Despite two brilliantly taken goals the main talking point after Monday’s Big Two clash was the red card meted out to Shay McCartan.
The Glentoran midfielder received a second yellow card, unapparent at the time, and consequently a red for allegedly making a gesture towards opposition fans, presumably in the South Stand, after ten-man Glentoran equalized.
Who knew? Obviously Mr Davey the referee did. Yet it remained a mystery to many until reports emerged the following morning.
I assume McCartan was told to leave the Glentoran bench, although whether he did or not, this is not clear either.
It further emerged the offence was spotted by the 4th official who alerted the referee.
I’m unsure what McCartan actually did, there’s been varying reports but ‘showing a middle-finger’ to the crowd seems to be the consensus.
I suppose then by the letter of the law, the second yellow-card was deserved. Except I wonder what the offence was... Incitement? Making an obscene gesture? Antagonizing the crowd? Ungentlemanly conduct (which would cover a myriad of things)?
Anyway I have to assume it fell under at least one of the above. Fair enough...
But weren’t more obvious examples available during the game? And unlike the McCartan incident, caught on camera and in full sight of the referee?
Christy Manzinga dancing in front of opposition fans when Linfield took the lead, Jay Donnelly gesturing to opposition fans at the Kop End after he had equalized, and most pertinent of all considering McCartan’s punishment, Matthew Clarke’s own unfriendly gestures to opposition fans in celebrating Linfield’s goal.
But what are we trying to do? Remove the passion, extract emotion and chill the Big Two derby?
Feelings always run high when these two meet, with Monday’s intensity cranked up more than usual, the clubs neck and neck in the title race. There needed to be some leeway.
Of course there’s always flash-points, but ask the fans of either club if they were offended by any of the events described. It’s expected of the occasion. For ninety minutes they can’t stand the sight of each other. Let’s get on with it. A quiet word of warning perhaps, but there’s no need for a rash of yellow cards for this type of incident unless it extends beyond reason.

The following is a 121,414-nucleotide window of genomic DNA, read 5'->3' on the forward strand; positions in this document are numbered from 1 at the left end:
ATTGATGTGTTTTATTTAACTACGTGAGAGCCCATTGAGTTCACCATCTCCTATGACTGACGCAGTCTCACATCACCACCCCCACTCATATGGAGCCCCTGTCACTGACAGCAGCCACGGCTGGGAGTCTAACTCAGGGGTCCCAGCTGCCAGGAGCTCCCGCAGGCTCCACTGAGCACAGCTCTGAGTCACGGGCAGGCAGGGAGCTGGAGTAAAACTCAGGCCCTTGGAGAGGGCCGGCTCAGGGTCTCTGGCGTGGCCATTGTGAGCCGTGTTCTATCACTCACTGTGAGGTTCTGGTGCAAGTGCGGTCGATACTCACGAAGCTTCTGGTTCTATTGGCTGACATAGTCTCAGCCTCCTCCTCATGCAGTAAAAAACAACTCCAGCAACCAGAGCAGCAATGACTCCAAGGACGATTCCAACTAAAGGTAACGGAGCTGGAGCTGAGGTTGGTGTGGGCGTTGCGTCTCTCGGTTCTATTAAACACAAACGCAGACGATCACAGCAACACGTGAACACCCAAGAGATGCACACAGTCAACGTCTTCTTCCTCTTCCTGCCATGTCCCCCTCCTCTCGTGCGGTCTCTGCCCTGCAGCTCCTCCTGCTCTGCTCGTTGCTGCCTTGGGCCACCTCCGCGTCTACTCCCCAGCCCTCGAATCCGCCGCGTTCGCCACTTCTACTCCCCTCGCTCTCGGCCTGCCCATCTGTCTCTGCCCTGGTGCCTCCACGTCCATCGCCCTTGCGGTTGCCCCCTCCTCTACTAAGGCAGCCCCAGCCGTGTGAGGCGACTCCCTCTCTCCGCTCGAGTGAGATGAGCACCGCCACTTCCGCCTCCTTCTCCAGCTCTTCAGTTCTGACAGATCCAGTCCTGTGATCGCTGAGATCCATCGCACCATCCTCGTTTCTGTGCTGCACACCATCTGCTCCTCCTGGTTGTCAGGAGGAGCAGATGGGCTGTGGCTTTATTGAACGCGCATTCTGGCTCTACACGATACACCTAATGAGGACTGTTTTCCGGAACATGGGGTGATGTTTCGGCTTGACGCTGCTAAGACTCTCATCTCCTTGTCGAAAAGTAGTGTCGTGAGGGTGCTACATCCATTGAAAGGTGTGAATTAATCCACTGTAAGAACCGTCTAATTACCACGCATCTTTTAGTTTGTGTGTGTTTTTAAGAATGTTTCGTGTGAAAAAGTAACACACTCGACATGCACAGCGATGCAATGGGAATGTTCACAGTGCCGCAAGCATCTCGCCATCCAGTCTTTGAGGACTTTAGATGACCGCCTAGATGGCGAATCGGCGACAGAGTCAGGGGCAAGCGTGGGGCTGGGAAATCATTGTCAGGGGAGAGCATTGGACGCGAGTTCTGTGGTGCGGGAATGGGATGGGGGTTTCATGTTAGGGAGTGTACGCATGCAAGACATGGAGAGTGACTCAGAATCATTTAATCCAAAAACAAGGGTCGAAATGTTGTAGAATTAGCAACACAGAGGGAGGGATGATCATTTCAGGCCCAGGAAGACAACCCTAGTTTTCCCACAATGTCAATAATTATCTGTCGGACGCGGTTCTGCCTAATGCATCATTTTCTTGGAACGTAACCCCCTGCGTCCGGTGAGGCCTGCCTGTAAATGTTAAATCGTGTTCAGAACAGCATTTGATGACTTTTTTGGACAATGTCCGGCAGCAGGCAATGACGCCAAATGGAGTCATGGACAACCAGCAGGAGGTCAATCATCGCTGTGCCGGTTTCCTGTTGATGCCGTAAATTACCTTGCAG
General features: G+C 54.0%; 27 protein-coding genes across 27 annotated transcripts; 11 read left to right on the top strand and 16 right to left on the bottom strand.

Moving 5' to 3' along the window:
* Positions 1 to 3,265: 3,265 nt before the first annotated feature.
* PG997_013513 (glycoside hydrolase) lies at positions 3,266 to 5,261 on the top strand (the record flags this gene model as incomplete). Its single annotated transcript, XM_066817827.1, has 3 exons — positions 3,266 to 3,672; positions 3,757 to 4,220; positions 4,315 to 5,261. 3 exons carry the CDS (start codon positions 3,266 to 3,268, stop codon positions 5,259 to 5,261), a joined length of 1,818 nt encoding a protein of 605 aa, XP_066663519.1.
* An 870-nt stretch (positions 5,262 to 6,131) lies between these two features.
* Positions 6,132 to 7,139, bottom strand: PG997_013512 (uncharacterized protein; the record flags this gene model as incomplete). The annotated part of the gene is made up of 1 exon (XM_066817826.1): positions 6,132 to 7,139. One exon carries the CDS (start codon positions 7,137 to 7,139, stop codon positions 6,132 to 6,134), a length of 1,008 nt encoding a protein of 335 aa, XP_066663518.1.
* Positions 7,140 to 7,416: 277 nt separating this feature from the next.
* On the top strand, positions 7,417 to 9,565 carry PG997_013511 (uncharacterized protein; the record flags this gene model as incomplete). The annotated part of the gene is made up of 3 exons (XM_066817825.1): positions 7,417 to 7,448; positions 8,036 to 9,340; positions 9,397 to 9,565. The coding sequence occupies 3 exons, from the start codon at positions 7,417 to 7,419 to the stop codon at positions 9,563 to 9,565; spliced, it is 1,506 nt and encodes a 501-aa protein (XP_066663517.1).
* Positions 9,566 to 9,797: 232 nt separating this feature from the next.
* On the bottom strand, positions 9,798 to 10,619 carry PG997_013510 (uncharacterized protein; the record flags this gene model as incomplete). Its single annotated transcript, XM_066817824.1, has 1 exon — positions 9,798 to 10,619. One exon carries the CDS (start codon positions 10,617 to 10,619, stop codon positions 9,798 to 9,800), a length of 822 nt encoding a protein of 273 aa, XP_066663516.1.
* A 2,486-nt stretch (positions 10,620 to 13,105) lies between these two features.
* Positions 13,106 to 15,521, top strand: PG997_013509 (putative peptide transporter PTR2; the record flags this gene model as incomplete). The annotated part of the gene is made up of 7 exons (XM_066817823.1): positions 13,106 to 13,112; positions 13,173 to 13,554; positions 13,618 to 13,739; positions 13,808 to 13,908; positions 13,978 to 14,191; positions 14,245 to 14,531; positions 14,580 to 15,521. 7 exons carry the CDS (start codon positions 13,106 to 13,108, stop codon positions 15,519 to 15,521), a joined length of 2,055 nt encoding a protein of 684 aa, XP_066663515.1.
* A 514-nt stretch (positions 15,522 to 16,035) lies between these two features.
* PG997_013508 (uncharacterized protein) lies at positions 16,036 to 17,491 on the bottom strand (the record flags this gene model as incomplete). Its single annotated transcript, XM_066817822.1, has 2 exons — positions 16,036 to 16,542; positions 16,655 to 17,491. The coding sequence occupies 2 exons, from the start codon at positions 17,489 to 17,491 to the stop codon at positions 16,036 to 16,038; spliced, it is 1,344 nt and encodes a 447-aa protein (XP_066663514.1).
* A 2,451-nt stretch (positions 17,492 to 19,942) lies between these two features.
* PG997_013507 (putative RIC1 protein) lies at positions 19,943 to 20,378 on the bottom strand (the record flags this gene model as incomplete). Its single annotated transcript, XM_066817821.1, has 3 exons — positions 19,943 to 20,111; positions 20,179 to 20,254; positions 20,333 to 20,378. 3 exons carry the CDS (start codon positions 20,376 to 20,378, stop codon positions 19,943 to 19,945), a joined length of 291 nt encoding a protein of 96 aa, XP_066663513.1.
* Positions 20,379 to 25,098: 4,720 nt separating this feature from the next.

Should they proceed, Glentoran won’t win their appeal. They shouldn’t. ‘Receiving sustained abuse’ is not a defence. It’s part and parcel. Taunting is expected from a football crowd, even if religious or racist behaviour no longer is...
One thing the referee certainly did get right was the red card given to Conor McMenamin, whose challenge on Jimmy Callacher was reckless rather than vicious. It had been a frustrating afternoon for Glentoran’s #24 who failed to get the better of Trai Hume throughout.
Hume even lost him when steaming in to claim the opening goal, a carbon copy of the young Linfield defender’s effort at the Oval earlier in the season, with the Glentoran winger left in his wake on that occasion too.
The Glens were second-best for long periods, but will take heart from their resilience displayed. They’ll clearly see it as a point gained, and Linfield probably two lost.
If Chris Shields dictated the tempo and pace of the game then Jay Donnelly, once again, popped up to provide its most telling moment. Fitting indeed, as for me both these players have been the most outstanding in Irish League football this season.
The National Stadium stalemate provided a chink of light for Cliftonville of course, whose own derby with Crusaders was postponed. The Reds can now go back to the summit should they prevail in their game in hand.
It’s long shaped-up to be an intense title-battle this season. Let’s hope passions and emotions are allowed to flourish and not be hi-jacked by over-officialdom or inconsistency.